August 18, 2009

Sham Agreements -- They Will Not Take You Where You Need to Go

During the 1960's, Sam the Sham and the Pharaohs was a rock band which reached great heights considering that their big hit was "Wooly Bully." In a way, Sam was modest to call himself the Sham because no one could deliver "Wooly Bully" or "Little Red Riding Hood" like he and the Pharoahs.

Fast forward 40 years. The California Court of Appeal has rejected sham agreement prepared "solely for property tax purposes" -- to avoid the reassessment of a 50% interest in a shopping mall transferred several years earlier by the owner, Equitable Life, to a holding company and then to a LLC. The case is of interest to lawyers and accountants who advise clients how to use entities such as limited liability companies to structure the transfer of real estate without triggering a reassessment of the property under Proposition 13.

The Court reasoned that since the agreement that had no economic substance other than to avoid property tax liability, it was a sham document that could not be given effect. For a change in ownership to occur, there must be a transfer of legal title and of that transferor’s beneficial or equitable interests in that property. For purposes of property tax reassessment, a 100 percent change in ownership occurred when record title in property was transferred by Equitable Life to the holding company as its initial capital contribution. Even though Equitable Life was entitled to receive distributions if the holding company made a profit and had a right to participate in certain management decisions, those benefits and rights derived from Equitable Life’s membership interest in the holding company, not from ownership of the transferred property. Thus, the transferor did not retain a beneficial interest in the property itself. See, Fashion Valley Mall, LLC v. County of San Diego - filed August 17, 2009, Fourth District, Div.One, 2009 SOS 4956. To read the case, click here.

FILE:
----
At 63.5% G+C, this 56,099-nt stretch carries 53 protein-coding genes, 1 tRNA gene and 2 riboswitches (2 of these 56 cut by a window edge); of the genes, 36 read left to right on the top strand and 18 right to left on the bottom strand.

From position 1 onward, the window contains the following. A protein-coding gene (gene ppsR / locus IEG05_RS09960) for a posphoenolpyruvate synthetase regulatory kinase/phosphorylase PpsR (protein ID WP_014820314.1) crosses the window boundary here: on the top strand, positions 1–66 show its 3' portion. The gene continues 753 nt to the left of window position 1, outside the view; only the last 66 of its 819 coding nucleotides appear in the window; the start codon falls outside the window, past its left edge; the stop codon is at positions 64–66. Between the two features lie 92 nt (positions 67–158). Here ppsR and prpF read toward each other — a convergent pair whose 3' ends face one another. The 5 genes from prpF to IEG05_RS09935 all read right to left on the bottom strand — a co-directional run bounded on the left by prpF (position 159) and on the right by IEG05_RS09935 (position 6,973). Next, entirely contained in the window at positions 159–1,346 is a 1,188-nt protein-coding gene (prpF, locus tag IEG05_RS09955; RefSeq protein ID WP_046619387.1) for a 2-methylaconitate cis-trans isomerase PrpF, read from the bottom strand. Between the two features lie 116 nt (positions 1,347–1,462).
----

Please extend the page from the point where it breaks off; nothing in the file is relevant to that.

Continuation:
Add to Technorati Favorites